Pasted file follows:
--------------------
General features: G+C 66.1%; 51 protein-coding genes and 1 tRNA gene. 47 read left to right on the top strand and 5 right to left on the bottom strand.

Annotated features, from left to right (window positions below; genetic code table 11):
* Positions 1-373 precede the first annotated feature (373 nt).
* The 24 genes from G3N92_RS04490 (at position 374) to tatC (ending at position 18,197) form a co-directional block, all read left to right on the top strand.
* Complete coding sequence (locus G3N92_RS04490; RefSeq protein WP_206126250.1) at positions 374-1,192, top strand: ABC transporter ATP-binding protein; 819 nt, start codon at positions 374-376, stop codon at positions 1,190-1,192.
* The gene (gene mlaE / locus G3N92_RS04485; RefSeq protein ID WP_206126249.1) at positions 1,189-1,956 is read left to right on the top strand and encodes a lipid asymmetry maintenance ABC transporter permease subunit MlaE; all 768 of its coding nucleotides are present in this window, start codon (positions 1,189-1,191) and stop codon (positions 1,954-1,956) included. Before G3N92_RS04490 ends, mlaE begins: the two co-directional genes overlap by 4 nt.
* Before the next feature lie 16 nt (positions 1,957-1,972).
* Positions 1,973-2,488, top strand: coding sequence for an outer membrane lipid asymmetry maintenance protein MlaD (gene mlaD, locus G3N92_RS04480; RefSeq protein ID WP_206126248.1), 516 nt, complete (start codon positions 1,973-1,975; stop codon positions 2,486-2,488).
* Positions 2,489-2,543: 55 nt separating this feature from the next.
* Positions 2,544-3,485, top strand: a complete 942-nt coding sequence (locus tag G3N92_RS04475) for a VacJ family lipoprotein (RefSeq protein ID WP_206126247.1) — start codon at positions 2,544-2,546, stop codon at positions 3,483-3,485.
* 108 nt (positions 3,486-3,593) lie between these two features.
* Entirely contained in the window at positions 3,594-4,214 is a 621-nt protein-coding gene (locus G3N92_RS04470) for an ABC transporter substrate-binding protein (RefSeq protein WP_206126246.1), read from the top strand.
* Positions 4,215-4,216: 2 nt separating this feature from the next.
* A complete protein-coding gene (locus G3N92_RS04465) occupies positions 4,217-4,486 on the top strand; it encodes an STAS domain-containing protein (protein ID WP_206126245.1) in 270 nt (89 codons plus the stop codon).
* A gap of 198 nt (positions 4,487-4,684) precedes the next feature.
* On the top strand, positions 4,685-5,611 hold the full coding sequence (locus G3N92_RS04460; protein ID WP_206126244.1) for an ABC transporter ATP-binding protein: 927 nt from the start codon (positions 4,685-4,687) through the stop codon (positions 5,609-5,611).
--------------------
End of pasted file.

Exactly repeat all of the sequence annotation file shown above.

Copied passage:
General features: G+C 66.1%; 51 protein-coding genes and 1 tRNA gene. 47 read left to right on the top strand and 5 right to left on the bottom strand.

Annotated features, from left to right (window positions below; genetic code table 11):
* Positions 1-373 precede the first annotated feature (373 nt).
* The 24 genes from G3N92_RS04490 (at position 374) to tatC (ending at position 18,197) form a co-directional block, all read left to right on the top strand.
* Complete coding sequence (locus G3N92_RS04490; RefSeq protein WP_206126250.1) at positions 374-1,192, top strand: ABC transporter ATP-binding protein; 819 nt, start codon at positions 374-376, stop codon at positions 1,190-1,192.
* The gene (gene mlaE / locus G3N92_RS04485; RefSeq protein ID WP_206126249.1) at positions 1,189-1,956 is read left to right on the top strand and encodes a lipid asymmetry maintenance ABC transporter permease subunit MlaE; all 768 of its coding nucleotides are present in this window, start codon (positions 1,189-1,191) and stop codon (positions 1,954-1,956) included. Before G3N92_RS04490 ends, mlaE begins: the two co-directional genes overlap by 4 nt.
* Before the next feature lie 16 nt (positions 1,957-1,972).
* Positions 1,973-2,488, top strand: coding sequence for an outer membrane lipid asymmetry maintenance protein MlaD (gene mlaD, locus G3N92_RS04480; RefSeq protein ID WP_206126248.1), 516 nt, complete (start codon positions 1,973-1,975; stop codon positions 2,486-2,488).
* Positions 2,489-2,543: 55 nt separating this feature from the next.
* Positions 2,544-3,485, top strand: a complete 942-nt coding sequence (locus tag G3N92_RS04475) for a VacJ family lipoprotein (RefSeq protein ID WP_206126247.1) — start codon at positions 2,544-2,546, stop codon at positions 3,483-3,485.
* 108 nt (positions 3,486-3,593) lie between these two features.
* Entirely contained in the window at positions 3,594-4,214 is a 621-nt protein-coding gene (locus G3N92_RS04470) for an ABC transporter substrate-binding protein (RefSeq protein WP_206126246.1), read from the top strand.
* Positions 4,215-4,216: 2 nt separating this feature from the next.
* A complete protein-coding gene (locus G3N92_RS04465) occupies positions 4,217-4,486 on the top strand; it encodes an STAS domain-containing protein (protein ID WP_206126245.1) in 270 nt (89 codons plus the stop codon).
* A gap of 198 nt (positions 4,487-4,684) precedes the next feature.
* On the top strand, positions 4,685-5,611 hold the full coding sequence (locus G3N92_RS04460; protein ID WP_206126244.1) for an ABC transporter ATP-binding protein: 927 nt from the start codon (positions 4,685-4,687) through the stop codon (positions 5,609-5,611).